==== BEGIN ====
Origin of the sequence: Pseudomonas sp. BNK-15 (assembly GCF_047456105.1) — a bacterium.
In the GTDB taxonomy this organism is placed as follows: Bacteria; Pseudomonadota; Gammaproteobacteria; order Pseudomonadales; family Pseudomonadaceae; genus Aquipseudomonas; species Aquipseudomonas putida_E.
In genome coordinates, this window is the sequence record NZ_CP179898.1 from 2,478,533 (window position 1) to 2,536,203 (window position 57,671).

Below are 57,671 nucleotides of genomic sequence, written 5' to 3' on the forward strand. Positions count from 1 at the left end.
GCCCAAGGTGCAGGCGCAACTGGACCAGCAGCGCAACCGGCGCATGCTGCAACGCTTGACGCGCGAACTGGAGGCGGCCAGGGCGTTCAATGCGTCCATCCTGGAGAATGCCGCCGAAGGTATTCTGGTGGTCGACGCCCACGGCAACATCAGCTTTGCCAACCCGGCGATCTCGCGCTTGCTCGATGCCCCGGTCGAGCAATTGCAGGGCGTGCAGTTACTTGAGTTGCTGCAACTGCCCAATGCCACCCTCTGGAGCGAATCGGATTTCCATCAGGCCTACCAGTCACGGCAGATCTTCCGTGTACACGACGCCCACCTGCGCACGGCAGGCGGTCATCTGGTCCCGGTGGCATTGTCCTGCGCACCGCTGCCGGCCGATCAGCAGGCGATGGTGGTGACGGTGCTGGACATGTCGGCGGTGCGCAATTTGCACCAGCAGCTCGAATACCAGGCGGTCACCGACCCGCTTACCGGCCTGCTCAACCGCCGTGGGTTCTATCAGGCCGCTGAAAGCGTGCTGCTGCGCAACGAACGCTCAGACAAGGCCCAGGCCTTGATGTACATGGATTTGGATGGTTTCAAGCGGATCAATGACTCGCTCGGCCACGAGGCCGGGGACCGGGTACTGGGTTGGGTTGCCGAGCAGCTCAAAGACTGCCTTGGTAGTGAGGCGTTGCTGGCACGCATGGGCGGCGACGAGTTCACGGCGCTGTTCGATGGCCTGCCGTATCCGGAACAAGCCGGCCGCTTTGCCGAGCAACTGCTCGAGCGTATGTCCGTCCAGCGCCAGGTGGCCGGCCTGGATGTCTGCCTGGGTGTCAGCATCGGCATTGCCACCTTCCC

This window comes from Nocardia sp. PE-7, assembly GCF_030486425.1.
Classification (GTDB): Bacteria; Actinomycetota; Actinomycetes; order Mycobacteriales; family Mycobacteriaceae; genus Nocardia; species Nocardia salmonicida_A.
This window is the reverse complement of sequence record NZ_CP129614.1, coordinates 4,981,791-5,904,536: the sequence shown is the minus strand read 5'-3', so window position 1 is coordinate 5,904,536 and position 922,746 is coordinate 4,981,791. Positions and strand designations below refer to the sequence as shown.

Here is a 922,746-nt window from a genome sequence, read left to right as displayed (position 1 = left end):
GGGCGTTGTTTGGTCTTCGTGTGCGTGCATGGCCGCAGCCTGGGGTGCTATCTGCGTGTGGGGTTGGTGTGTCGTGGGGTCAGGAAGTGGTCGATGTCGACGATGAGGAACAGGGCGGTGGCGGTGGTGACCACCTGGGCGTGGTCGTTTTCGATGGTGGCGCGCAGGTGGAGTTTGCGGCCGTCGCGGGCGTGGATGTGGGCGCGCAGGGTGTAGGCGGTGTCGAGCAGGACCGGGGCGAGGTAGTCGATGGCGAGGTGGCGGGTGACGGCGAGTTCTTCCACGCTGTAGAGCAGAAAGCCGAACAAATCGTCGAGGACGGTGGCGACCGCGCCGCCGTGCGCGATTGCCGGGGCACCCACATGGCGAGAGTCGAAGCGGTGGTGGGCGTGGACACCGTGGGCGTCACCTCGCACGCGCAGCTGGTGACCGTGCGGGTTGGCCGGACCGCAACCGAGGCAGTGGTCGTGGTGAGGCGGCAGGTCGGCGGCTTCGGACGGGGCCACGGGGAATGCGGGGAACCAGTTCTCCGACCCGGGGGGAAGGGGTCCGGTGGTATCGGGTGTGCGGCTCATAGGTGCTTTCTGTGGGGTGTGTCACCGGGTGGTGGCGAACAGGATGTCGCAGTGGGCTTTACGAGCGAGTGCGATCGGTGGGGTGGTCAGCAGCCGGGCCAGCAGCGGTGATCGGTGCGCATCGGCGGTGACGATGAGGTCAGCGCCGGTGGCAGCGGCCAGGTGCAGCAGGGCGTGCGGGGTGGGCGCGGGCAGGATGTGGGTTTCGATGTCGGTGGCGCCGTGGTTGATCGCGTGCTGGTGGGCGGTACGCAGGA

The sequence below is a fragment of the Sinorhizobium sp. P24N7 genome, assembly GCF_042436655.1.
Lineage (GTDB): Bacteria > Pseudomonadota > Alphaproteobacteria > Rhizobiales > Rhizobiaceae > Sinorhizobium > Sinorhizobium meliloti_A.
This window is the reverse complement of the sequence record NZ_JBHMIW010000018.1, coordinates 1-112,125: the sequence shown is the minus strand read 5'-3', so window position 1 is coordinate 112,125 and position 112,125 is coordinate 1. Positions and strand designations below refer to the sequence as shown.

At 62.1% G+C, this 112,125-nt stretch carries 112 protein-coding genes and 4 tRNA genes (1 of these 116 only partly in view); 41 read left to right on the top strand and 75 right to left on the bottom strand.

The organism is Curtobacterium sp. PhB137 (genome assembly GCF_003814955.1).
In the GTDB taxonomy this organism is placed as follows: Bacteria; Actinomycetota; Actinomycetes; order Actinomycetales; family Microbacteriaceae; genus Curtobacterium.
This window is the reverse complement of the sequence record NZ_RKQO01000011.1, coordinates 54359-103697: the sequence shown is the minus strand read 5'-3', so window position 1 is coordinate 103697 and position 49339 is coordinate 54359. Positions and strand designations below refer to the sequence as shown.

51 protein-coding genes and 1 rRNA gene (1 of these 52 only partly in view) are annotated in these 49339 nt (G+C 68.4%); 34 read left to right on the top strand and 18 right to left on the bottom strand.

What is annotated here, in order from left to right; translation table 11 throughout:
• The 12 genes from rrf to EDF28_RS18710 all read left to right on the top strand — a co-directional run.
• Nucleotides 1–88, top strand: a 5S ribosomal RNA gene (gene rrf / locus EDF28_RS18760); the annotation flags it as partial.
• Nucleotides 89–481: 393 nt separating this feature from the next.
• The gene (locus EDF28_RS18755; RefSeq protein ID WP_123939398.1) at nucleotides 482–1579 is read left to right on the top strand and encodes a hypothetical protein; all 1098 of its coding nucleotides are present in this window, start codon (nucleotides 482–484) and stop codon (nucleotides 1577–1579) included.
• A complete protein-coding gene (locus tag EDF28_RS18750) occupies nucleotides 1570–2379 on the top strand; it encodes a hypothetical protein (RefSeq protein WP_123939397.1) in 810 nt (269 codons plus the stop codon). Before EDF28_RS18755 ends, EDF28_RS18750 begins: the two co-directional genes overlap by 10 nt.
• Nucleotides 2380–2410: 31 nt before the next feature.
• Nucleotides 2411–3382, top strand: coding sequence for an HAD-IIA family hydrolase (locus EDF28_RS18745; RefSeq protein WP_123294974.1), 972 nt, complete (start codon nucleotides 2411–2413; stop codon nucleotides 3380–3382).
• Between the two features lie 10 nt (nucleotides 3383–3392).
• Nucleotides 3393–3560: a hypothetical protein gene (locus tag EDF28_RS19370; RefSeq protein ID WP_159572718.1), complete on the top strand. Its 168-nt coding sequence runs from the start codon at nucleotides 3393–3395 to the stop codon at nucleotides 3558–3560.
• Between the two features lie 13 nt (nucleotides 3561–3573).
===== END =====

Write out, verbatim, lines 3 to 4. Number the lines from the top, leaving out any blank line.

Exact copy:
In genome coordinates, this window is the sequence record NZ_CP179898.1 from 2,478,533 (window position 1) to 2,536,203 (window position 57,671).

Below are 57,671 nucleotides of genomic sequence, written 5' to 3' on the forward strand. Positions count from 1 at the left end.